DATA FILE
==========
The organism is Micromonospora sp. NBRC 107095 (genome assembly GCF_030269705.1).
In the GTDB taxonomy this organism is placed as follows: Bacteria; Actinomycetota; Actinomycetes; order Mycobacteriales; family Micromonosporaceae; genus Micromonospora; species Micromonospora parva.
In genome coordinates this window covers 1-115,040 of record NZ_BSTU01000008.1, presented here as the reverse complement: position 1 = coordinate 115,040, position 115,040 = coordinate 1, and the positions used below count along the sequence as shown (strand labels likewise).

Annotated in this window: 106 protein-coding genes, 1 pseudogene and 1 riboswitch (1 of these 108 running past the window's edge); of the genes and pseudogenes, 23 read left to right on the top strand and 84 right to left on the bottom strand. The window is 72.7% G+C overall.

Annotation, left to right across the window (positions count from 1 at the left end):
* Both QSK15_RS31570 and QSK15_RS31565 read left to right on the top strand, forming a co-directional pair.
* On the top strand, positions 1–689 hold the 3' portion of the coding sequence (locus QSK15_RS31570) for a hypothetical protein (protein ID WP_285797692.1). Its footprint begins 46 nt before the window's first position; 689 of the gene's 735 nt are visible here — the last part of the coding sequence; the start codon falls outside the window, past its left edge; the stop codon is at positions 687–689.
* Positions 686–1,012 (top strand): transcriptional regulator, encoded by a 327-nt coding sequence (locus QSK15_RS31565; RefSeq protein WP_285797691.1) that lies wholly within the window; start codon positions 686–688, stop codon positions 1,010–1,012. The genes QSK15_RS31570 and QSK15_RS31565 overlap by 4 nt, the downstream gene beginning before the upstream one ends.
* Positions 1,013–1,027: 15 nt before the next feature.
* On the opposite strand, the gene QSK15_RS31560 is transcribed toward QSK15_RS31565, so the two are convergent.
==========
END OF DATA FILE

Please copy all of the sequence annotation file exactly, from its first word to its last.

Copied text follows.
The organism is Micromonospora sp. NBRC 107095 (genome assembly GCF_030269705.1).
In the GTDB taxonomy this organism is placed as follows: Bacteria; Actinomycetota; Actinomycetes; order Mycobacteriales; family Micromonosporaceae; genus Micromonospora; species Micromonospora parva.
In genome coordinates this window covers 1-115,040 of record NZ_BSTU01000008.1, presented here as the reverse complement: position 1 = coordinate 115,040, position 115,040 = coordinate 1, and the positions used below count along the sequence as shown (strand labels likewise).

Annotated in this window: 106 protein-coding genes, 1 pseudogene and 1 riboswitch (1 of these 108 running past the window's edge); of the genes and pseudogenes, 23 read left to right on the top strand and 84 right to left on the bottom strand. The window is 72.7% G+C overall.

Annotation, left to right across the window (positions count from 1 at the left end):
* Both QSK15_RS31570 and QSK15_RS31565 read left to right on the top strand, forming a co-directional pair.
* On the top strand, positions 1–689 hold the 3' portion of the coding sequence (locus QSK15_RS31570) for a hypothetical protein (protein ID WP_285797692.1). Its footprint begins 46 nt before the window's first position; 689 of the gene's 735 nt are visible here — the last part of the coding sequence; the start codon falls outside the window, past its left edge; the stop codon is at positions 687–689.
* Positions 686–1,012 (top strand): transcriptional regulator, encoded by a 327-nt coding sequence (locus QSK15_RS31565; RefSeq protein WP_285797691.1) that lies wholly within the window; start codon positions 686–688, stop codon positions 1,010–1,012. The genes QSK15_RS31570 and QSK15_RS31565 overlap by 4 nt, the downstream gene beginning before the upstream one ends.
* Positions 1,013–1,027: 15 nt before the next feature.
* On the opposite strand, the gene QSK15_RS31560 is transcribed toward QSK15_RS31565, so the two are convergent.